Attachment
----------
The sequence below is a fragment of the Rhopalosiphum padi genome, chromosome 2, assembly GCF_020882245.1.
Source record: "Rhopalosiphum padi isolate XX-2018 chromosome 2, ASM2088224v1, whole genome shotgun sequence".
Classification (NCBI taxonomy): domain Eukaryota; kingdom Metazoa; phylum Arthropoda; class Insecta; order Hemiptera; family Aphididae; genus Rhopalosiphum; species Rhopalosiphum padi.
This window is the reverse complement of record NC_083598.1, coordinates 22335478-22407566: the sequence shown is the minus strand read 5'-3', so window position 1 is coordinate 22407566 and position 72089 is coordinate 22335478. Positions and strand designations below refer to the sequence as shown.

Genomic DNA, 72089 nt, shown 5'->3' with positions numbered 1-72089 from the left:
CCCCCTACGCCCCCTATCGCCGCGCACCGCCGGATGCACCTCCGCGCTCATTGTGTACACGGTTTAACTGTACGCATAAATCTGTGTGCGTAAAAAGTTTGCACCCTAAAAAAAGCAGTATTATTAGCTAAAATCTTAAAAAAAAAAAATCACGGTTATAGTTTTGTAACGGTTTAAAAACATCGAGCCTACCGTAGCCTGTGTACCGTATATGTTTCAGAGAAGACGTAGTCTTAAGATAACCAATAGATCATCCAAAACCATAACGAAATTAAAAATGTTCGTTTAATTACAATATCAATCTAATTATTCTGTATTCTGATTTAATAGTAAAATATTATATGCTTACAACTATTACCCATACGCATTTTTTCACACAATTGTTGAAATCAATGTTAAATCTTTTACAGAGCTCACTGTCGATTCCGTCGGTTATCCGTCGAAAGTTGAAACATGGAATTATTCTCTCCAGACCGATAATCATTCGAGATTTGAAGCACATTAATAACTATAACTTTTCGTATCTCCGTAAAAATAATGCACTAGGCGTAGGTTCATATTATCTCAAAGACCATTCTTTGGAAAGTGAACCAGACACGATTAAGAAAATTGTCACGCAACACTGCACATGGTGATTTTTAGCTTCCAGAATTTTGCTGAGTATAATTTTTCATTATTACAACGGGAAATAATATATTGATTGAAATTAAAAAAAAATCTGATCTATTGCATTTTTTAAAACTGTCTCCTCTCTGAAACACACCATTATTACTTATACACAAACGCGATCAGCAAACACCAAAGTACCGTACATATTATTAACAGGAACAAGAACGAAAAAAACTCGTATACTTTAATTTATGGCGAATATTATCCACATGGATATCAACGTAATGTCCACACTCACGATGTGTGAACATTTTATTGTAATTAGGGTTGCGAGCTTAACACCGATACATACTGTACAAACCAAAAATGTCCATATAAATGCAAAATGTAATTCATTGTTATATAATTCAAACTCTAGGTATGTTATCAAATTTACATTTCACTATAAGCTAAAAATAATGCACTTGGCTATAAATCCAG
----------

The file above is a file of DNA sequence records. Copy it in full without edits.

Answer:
The sequence below is a fragment of the Rhopalosiphum padi genome, chromosome 2, assembly GCF_020882245.1.
Source record: "Rhopalosiphum padi isolate XX-2018 chromosome 2, ASM2088224v1, whole genome shotgun sequence".
Classification (NCBI taxonomy): domain Eukaryota; kingdom Metazoa; phylum Arthropoda; class Insecta; order Hemiptera; family Aphididae; genus Rhopalosiphum; species Rhopalosiphum padi.
This window is the reverse complement of record NC_083598.1, coordinates 22335478-22407566: the sequence shown is the minus strand read 5'-3', so window position 1 is coordinate 22407566 and position 72089 is coordinate 22335478. Positions and strand designations below refer to the sequence as shown.

Genomic DNA, 72089 nt, shown 5'->3' with positions numbered 1-72089 from the left:
CCCCCTACGCCCCCTATCGCCGCGCACCGCCGGATGCACCTCCGCGCTCATTGTGTACACGGTTTAACTGTACGCATAAATCTGTGTGCGTAAAAAGTTTGCACCCTAAAAAAAGCAGTATTATTAGCTAAAATCTTAAAAAAAAAAAATCACGGTTATAGTTTTGTAACGGTTTAAAAACATCGAGCCTACCGTAGCCTGTGTACCGTATATGTTTCAGAGAAGACGTAGTCTTAAGATAACCAATAGATCATCCAAAACCATAACGAAATTAAAAATGTTCGTTTAATTACAATATCAATCTAATTATTCTGTATTCTGATTTAATAGTAAAATATTATATGCTTACAACTATTACCCATACGCATTTTTTCACACAATTGTTGAAATCAATGTTAAATCTTTTACAGAGCTCACTGTCGATTCCGTCGGTTATCCGTCGAAAGTTGAAACATGGAATTATTCTCTCCAGACCGATAATCATTCGAGATTTGAAGCACATTAATAACTATAACTTTTCGTATCTCCGTAAAAATAATGCACTAGGCGTAGGTTCATATTATCTCAAAGACCATTCTTTGGAAAGTGAACCAGACACGATTAAGAAAATTGTCACGCAACACTGCACATGGTGATTTTTAGCTTCCAGAATTTTGCTGAGTATAATTTTTCATTATTACAACGGGAAATAATATATTGATTGAAATTAAAAAAAAATCTGATCTATTGCATTTTTTAAAACTGTCTCCTCTCTGAAACACACCATTATTACTTATACACAAACGCGATCAGCAAACACCAAAGTACCGTACATATTATTAACAGGAACAAGAACGAAAAAAACTCGTATACTTTAATTTATGGCGAATATTATCCACATGGATATCAACGTAATGTCCACACTCACGATGTGTGAACATTTTATTGTAATTAGGGTTGCGAGCTTAACACCGATACATACTGTACAAACCAAAAATGTCCATATAAATGCAAAATGTAATTCATTGTTATATAATTCAAACTCTAGGTATGTTATCAAATTTACATTTCACTATAAGCTAAAAATAATGCACTTGGCTATAAATCCAG